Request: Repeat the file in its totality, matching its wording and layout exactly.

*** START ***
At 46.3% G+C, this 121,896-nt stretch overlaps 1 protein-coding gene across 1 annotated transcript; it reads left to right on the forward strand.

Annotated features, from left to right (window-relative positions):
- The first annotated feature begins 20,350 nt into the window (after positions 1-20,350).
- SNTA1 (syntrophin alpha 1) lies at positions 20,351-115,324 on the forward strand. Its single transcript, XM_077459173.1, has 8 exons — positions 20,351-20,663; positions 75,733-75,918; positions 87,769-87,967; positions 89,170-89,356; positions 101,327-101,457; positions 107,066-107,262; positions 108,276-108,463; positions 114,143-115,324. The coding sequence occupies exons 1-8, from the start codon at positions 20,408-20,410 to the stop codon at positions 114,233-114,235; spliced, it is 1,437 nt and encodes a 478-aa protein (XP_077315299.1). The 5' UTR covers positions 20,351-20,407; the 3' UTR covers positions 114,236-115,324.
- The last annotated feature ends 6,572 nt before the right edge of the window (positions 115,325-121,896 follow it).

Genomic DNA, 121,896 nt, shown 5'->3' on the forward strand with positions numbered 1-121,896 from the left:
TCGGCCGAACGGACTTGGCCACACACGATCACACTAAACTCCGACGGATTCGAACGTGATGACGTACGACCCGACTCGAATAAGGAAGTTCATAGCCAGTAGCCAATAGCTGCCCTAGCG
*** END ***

At 46.3% G+C, this 121,896-nt stretch overlaps 1 protein-coding gene across 1 annotated transcript; it reads left to right on the forward strand.

Annotated features, from left to right (window-relative positions):
- The first annotated feature begins 20,350 nt into the window (after positions 1-20,350).
- SNTA1 (syntrophin alpha 1) lies at positions 20,351-115,324 on the forward strand. Its single transcript, XM_077459173.1, has 8 exons — positions 20,351-20,663; positions 75,733-75,918; positions 87,769-87,967; positions 89,170-89,356; positions 101,327-101,457; positions 107,066-107,262; positions 108,276-108,463; positions 114,143-115,324. The coding sequence occupies exons 1-8, from the start codon at positions 20,408-20,410 to the stop codon at positions 114,233-114,235; spliced, it is 1,437 nt and encodes a 478-aa protein (XP_077315299.1). The 5' UTR covers positions 20,351-20,407; the 3' UTR covers positions 114,236-115,324.
- The last annotated feature ends 6,572 nt before the right edge of the window (positions 115,325-121,896 follow it).

Genomic DNA, 121,896 nt, shown 5'->3' on the forward strand with positions numbered 1-121,896 from the left:
TCGGCCGAACGGACTTGGCCACACACGATCACACTAAACTCCGACGGATTCGAACGTGATGACGTACGACCCGACTCGAATAAGGAAGTTCATAGCCAGTAGCCAATAGCTGCCCTAGCG